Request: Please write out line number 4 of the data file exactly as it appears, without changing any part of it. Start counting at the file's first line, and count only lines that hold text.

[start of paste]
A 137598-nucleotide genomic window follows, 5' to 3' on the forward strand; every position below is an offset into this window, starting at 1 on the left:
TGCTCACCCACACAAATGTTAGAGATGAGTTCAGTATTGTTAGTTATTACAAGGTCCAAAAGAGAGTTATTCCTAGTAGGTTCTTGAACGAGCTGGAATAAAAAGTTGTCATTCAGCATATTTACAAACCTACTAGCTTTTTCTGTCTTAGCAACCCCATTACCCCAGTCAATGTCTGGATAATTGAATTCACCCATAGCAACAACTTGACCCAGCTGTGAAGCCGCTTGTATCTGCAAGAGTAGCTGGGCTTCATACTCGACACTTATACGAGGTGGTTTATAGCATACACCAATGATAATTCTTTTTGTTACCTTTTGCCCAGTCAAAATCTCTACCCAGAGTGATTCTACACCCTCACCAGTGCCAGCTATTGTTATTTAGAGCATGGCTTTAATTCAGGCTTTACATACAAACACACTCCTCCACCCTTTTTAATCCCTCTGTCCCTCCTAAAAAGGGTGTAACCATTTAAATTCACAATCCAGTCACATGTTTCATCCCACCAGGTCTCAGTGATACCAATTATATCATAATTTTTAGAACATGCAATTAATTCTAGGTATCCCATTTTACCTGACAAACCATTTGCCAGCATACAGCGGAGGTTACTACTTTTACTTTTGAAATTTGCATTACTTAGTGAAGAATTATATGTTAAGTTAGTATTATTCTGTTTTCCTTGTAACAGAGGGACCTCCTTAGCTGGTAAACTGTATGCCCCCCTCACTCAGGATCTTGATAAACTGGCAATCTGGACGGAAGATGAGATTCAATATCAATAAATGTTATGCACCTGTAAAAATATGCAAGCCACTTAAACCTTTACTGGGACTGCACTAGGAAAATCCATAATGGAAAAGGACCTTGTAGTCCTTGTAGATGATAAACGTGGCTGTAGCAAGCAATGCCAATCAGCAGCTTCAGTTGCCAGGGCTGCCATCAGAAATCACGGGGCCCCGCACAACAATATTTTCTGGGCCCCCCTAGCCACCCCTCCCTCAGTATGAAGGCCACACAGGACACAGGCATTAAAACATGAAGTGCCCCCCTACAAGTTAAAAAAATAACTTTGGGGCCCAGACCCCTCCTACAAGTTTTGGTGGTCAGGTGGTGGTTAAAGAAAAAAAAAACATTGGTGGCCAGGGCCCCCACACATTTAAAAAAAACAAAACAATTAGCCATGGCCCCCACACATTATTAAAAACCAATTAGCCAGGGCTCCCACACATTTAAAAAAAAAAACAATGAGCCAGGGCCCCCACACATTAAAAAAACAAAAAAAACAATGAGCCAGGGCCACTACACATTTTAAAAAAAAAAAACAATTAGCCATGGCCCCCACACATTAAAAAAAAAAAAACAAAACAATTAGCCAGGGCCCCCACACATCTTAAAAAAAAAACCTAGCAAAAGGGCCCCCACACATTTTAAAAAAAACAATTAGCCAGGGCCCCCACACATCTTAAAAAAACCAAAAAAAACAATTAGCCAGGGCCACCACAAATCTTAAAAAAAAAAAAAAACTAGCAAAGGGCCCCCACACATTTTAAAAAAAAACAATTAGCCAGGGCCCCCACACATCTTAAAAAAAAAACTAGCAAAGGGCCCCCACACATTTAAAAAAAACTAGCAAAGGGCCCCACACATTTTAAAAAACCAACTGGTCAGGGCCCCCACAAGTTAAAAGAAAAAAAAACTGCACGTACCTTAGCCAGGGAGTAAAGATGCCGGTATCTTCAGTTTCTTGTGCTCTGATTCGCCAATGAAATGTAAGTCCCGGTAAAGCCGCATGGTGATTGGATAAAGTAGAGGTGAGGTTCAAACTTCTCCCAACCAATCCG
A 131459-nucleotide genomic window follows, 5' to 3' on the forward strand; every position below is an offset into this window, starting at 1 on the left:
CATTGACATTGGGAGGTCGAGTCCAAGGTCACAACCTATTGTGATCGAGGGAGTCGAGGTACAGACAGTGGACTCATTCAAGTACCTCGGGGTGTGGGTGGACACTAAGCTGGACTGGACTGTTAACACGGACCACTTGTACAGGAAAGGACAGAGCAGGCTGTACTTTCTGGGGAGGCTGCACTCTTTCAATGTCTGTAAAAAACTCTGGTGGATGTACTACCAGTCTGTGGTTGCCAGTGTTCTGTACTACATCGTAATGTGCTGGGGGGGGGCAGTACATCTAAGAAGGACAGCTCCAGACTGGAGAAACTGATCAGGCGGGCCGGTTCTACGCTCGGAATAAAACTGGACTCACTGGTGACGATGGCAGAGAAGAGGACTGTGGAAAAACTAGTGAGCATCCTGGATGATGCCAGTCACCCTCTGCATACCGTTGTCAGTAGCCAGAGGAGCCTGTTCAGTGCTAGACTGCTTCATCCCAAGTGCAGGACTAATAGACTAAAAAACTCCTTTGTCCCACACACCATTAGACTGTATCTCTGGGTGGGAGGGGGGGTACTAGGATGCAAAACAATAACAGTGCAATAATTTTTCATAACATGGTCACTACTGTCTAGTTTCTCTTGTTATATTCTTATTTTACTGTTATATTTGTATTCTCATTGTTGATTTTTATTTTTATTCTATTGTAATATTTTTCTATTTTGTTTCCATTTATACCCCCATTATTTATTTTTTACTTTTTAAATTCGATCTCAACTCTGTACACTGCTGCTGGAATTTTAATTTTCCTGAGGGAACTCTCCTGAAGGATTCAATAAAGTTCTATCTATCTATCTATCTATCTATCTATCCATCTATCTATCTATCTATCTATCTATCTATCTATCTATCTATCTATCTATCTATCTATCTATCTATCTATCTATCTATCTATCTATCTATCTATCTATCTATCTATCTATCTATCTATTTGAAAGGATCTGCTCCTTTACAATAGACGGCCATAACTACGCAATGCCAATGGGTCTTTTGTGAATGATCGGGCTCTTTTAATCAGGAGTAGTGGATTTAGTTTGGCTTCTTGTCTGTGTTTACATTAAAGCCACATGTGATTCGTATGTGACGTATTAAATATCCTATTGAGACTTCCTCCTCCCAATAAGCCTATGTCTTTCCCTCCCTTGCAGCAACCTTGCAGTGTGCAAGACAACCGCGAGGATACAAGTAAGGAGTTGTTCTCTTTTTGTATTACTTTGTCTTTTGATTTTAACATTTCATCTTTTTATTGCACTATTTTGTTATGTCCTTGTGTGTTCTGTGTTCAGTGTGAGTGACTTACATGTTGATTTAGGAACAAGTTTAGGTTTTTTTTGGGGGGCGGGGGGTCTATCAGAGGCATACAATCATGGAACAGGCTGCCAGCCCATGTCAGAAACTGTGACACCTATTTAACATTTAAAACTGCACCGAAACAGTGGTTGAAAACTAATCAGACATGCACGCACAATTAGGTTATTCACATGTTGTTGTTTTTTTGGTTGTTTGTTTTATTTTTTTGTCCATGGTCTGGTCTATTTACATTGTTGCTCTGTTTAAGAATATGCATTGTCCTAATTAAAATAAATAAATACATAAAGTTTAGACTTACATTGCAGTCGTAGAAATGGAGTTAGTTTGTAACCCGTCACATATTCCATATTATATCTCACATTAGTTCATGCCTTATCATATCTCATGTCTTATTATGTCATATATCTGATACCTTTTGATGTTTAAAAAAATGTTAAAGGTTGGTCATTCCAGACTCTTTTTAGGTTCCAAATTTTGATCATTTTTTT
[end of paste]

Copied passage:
CATTGACATTGGGAGGTCGAGTCCAAGGTCACAACCTATTGTGATCGAGGGAGTCGAGGTACAGACAGTGGACTCATTCAAGTACCTCGGGGTGTGGGTGGACACTAAGCTGGACTGGACTGTTAACACGGACCACTTGTACAGGAAAGGACAGAGCAGGCTGTACTTTCTGGGGAGGCTGCACTCTTTCAATGTCTGTAAAAAACTCTGGTGGATGTACTACCAGTCTGTGGTTGCCAGTGTTCTGTACTACATCGTAATGTGCTGGGGGGGGGCAGTACATCTAAGAAGGACAGCTCCAGACTGGAGAAACTGATCAGGCGGGCCGGTTCTACGCTCGGAATAAAACTGGACTCACTGGTGACGATGGCAGAGAAGAGGACTGTGGAAAAACTAGTGAGCATCCTGGATGATGCCAGTCACCCTCTGCATACCGTTGTCAGTAGCCAGAGGAGCCTGTTCAGTGCTAGACTGCTTCATCCCAAGTGCAGGACTAATAGACTAAAAAACTCCTTTGTCCCACACACCATTAGACTGTATCTCTGGGTGGGAGGGGGGGTACTAGGATGCAAAACAATAACAGTGCAATAATTTTTCATAACATGGTCACTACTGTCTAGTTTCTCTTGTTATATTCTTATTTTACTGTTATATTTGTATTCTCATTGTTGATTTTTATTTTTATTCTATTGTAATATTTTTCTATTTTGTTTCCATTTATACCCCCATTATTTATTTTTTACTTTTTAAATTCGATCTCAACTCTGTACACTGCTGCTGGAATTTTAATTTTCCTGAGGGAACTCTCCTGAAGGATTCAATAAAGTTCTATCTATCTATCTATCTATCTATCTATCCATCTATCTATCTATCTATCTATCTATCTATCTATCTATCTATCTATCTATCTATCTATCTATCTATCTATCTATCTATCTATCTATCTATCTATCTATCTATCTATCTATCTATCTATTTGAAAGGATCTGCTCCTTTACAATAGACGGCCATAACTACGCAATGCCAATGGGTCTTTTGTGAATGATCGGGCTCTTTTAATCAGGAGTAGTGGATTTAGTTTGGCTTCTTGTCTGTGTTTACATTAAAGCCACATGTGATTCGTATGTGACGTATTAAATATCCTATTGAGACTTCCTCCTCCCAATAAGCCTATGTCTTTCCCTCCCTTGCAGCAACCTTGCAGTGTGCAAGACAACCGCGAGGATACAAGTAAGGAGTTGTTCTCTTTTTGTATTACTTTGTCTTTTGATTTTAACATTTCATCTTTTTATTGCACTATTTTGTTATGTCCTTGTGTGTTCTGTGTTCAGTGTGAGTGACTTACATGTTGATTTAGGAACAAGTTTAGGTTTTTTTTGGGGGGCGGGGGGTCTATCAGAGGCATACAATCATGGAACAGGCTGCCAGCCCATGTCAGAAACTGTGACACCTATTTAACATTTAAAACTGCACCGAAACAGTGGTTGAAAACTAATCAGACATGCACGCACAATTAGGTTATTCACATGTTGTTGTTTTTTTGGTTGTTTGTTTTATTTTTTTGTCCATGGTCTGGTCTATTTACATTGTTGCTCTGTTTAAGAATATGCATTGTCCTAATTAAAATAAATAAATACATAAAGTTTAGACTTACATTGCAGTCGTAGAAATGGAGTTAGTTTGTAACCCGTCACATATTCCATATTATATCTCACATTAGTTCATGCCTTATCATATCTCATGTCTTATTATGTCATATATCTGATACCTTTTGATGTTTAAAAAAATGTTAAAGGTTGGTCATTCCAGACTCTTTTTAGGTTCCAAATTTTGATCATTTTTTT